Wednesday, 2 February 2011

Can Sunday Tribune survive for a third time?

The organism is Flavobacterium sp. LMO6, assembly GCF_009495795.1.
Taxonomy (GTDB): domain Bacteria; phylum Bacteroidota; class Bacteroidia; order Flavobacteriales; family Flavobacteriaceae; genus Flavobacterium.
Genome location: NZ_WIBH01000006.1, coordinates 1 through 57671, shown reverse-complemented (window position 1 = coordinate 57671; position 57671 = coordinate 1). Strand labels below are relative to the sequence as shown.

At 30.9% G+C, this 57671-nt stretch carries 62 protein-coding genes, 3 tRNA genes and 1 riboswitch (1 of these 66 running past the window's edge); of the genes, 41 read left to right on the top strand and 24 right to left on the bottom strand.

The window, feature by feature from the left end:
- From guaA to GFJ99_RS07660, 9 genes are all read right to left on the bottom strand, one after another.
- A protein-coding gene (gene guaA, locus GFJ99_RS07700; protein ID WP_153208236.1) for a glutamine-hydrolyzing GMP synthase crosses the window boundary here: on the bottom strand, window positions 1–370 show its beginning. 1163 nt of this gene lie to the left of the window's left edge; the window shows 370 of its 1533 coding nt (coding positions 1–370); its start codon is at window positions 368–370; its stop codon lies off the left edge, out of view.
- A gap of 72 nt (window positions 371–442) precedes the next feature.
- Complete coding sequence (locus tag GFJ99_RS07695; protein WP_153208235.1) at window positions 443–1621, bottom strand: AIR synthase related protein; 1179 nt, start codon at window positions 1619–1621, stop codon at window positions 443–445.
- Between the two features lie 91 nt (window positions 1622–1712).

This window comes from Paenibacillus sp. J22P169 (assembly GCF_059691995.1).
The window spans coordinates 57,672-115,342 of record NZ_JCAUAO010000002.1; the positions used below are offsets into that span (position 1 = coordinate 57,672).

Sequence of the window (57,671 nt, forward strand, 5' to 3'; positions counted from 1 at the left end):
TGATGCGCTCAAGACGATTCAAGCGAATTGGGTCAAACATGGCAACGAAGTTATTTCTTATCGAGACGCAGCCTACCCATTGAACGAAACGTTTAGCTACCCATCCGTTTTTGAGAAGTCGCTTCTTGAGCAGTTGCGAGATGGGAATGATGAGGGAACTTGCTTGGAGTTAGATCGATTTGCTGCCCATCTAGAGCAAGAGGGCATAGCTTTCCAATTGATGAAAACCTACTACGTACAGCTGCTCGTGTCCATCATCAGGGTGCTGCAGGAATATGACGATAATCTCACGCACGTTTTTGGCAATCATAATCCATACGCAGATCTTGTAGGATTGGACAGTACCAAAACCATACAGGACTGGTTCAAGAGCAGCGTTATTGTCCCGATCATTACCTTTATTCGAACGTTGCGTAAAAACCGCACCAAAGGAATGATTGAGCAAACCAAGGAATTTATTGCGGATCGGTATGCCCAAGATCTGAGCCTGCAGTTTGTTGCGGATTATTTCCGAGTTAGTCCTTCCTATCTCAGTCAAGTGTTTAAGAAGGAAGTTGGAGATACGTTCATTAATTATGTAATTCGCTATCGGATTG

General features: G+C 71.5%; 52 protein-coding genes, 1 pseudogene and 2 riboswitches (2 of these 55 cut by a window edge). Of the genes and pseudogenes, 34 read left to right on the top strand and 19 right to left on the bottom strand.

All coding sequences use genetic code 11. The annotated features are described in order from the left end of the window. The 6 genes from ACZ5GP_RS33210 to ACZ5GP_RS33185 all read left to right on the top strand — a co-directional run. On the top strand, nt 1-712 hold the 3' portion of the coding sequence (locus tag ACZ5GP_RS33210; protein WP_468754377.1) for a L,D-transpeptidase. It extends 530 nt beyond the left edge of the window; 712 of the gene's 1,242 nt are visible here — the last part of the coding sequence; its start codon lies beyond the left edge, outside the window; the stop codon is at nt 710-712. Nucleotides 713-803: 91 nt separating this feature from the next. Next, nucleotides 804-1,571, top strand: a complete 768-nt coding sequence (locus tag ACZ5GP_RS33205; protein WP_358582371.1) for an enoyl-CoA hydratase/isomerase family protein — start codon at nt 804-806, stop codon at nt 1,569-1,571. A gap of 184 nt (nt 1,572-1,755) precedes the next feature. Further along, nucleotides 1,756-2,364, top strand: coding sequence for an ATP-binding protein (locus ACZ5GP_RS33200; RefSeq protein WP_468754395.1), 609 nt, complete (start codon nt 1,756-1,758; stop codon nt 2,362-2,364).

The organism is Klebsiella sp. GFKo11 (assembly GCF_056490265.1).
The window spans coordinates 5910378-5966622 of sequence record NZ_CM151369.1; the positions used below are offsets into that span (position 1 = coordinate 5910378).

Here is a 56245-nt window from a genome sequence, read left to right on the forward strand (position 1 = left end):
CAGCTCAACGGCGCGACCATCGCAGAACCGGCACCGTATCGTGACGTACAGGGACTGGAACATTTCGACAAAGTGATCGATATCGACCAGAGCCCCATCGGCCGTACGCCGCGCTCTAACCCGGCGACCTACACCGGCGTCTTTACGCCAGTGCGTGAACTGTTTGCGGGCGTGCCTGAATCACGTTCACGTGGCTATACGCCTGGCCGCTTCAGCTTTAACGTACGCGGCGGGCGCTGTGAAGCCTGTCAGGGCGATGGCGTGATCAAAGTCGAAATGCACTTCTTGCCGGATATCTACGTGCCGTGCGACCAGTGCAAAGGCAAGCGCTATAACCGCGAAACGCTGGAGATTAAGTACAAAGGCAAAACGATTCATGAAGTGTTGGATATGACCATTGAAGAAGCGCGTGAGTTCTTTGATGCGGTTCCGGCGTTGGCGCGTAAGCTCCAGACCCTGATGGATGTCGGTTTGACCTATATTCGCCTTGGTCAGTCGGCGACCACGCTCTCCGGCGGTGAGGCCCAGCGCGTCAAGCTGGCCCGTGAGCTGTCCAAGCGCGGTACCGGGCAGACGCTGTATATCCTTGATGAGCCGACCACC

Twelve months ago I was delivering training to a newsroom of talented and dedicated journalists at the Sunday Tribune in Dublin. It was then a traditional broadsheet with a lighter touch and renowned for its excellent sports coverage. Edited by experienced Dublin journalist Noirin Hegarty, it went compact in September and there is a video of the design changes here. In newspaper terms it is a Johnny-come-lately, having been set up in 1980, but it has given a good account of itself in a crowded market over the last 40 years. Recently though, with the Irish economy in a parlous state, its sales have dropped alarmingly from more than 65,000 in 2009 to around 54,000. Today the 43 staff have the sword of Damocles hovering just above their heads. The journalists are writing stories for a newspaper that may well not appear. The Receiver was called in yesterday after Independent News & Media, which owns 30% of the paper, withdrew its backing. The staff should find out today whether they still have jobs and whether there will be an edition this weekend. If it does close it will be the second Irish Sunday to disappear in a month, following the Irish Sunday Star's demise in January. The Tribune is a tough old paper though - and no stranger to threats of closure. It survived receivership in 1982 and ten years later it was saved from bankruptcy when IN&M stepped in. Here's hoping it can survive a third time. There is a Facebook 'Save the Sunday Tribune' campaign and also an organised move to get people to buy the paper if it does come out on Sunday. Get your orders in. 

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